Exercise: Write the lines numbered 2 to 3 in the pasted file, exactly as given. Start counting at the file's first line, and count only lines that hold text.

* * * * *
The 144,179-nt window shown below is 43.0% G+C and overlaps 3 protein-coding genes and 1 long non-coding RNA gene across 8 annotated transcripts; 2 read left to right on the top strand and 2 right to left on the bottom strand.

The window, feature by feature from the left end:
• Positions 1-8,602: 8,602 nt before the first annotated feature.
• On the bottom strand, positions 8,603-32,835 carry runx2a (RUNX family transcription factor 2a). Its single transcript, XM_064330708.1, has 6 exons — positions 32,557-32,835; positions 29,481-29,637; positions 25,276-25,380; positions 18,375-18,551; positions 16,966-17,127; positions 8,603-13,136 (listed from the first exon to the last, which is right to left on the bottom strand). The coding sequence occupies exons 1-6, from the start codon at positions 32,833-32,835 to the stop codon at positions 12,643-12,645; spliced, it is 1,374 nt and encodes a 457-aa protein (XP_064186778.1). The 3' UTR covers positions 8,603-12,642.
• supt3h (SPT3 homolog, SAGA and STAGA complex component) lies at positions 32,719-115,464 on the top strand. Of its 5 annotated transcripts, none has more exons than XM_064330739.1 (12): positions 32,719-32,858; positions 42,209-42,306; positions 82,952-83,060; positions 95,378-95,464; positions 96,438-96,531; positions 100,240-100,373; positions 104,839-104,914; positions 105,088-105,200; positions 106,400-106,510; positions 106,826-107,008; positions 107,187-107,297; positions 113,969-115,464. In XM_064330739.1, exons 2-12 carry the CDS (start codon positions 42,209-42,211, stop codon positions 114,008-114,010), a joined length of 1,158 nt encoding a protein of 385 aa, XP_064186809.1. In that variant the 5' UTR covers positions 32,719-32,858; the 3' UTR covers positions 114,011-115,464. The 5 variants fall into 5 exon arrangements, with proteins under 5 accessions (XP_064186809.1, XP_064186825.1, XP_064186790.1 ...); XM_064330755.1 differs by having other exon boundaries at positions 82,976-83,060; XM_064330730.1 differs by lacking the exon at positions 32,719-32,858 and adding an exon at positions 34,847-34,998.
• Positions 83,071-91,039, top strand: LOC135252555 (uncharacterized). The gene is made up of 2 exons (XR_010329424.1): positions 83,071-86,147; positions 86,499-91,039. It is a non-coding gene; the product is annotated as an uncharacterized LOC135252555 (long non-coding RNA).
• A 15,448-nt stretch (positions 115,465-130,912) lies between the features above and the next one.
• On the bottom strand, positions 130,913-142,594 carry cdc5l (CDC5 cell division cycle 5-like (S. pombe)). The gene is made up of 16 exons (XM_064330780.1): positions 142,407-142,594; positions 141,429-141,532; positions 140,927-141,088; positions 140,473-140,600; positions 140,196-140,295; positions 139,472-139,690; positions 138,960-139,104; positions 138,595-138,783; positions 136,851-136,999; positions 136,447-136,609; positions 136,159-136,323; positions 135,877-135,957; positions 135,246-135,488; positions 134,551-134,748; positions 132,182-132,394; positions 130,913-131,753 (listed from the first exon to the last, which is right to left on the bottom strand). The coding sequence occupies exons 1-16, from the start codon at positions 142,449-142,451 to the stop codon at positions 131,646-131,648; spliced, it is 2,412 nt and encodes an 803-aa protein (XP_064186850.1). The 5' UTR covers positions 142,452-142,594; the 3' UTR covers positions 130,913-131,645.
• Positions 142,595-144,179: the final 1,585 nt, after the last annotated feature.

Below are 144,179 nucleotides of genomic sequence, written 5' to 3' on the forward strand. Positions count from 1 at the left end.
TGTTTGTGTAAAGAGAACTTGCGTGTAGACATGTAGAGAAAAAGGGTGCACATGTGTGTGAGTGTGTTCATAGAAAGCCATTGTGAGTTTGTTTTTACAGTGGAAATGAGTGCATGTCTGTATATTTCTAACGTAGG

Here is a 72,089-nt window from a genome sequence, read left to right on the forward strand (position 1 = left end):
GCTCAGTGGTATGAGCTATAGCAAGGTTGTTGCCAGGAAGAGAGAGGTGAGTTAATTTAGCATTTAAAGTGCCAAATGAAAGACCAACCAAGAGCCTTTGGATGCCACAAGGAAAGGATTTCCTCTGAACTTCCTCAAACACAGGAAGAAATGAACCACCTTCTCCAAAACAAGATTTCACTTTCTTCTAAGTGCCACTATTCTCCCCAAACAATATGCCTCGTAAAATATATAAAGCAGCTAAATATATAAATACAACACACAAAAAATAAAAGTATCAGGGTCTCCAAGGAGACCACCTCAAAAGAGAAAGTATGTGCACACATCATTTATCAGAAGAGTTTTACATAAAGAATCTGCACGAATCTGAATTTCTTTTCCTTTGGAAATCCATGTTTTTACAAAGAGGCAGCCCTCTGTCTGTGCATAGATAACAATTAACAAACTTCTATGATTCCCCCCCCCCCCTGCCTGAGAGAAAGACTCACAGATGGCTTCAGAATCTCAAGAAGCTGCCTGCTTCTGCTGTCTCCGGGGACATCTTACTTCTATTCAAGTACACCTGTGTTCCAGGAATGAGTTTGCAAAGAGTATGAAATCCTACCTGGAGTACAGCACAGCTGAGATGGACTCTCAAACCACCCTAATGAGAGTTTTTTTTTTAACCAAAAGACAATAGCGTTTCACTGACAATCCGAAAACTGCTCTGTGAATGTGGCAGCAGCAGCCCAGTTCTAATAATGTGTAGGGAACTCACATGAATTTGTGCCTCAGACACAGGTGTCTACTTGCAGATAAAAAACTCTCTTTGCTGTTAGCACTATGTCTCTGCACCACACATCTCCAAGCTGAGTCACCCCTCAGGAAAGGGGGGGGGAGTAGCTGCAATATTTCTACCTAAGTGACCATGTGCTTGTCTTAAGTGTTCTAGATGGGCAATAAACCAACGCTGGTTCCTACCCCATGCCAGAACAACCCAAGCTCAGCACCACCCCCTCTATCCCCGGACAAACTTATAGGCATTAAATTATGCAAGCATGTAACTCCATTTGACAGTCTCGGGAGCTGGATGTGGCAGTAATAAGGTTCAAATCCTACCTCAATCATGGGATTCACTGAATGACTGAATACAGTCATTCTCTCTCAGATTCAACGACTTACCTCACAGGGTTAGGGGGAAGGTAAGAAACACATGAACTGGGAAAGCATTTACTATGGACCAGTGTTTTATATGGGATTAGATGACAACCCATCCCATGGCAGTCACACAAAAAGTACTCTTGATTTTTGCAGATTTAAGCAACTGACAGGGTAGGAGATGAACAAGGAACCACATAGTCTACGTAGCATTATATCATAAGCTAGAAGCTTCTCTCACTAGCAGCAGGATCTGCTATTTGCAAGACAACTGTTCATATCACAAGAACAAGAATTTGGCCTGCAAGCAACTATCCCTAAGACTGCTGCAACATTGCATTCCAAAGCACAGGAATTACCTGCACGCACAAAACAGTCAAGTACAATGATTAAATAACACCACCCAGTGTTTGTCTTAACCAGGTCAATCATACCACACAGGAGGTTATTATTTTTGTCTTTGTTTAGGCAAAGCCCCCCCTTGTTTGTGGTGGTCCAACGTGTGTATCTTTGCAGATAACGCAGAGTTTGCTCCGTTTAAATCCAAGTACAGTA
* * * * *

The window, feature by feature from the left end:
• Positions 1-8,602: 8,602 nt before the first annotated feature.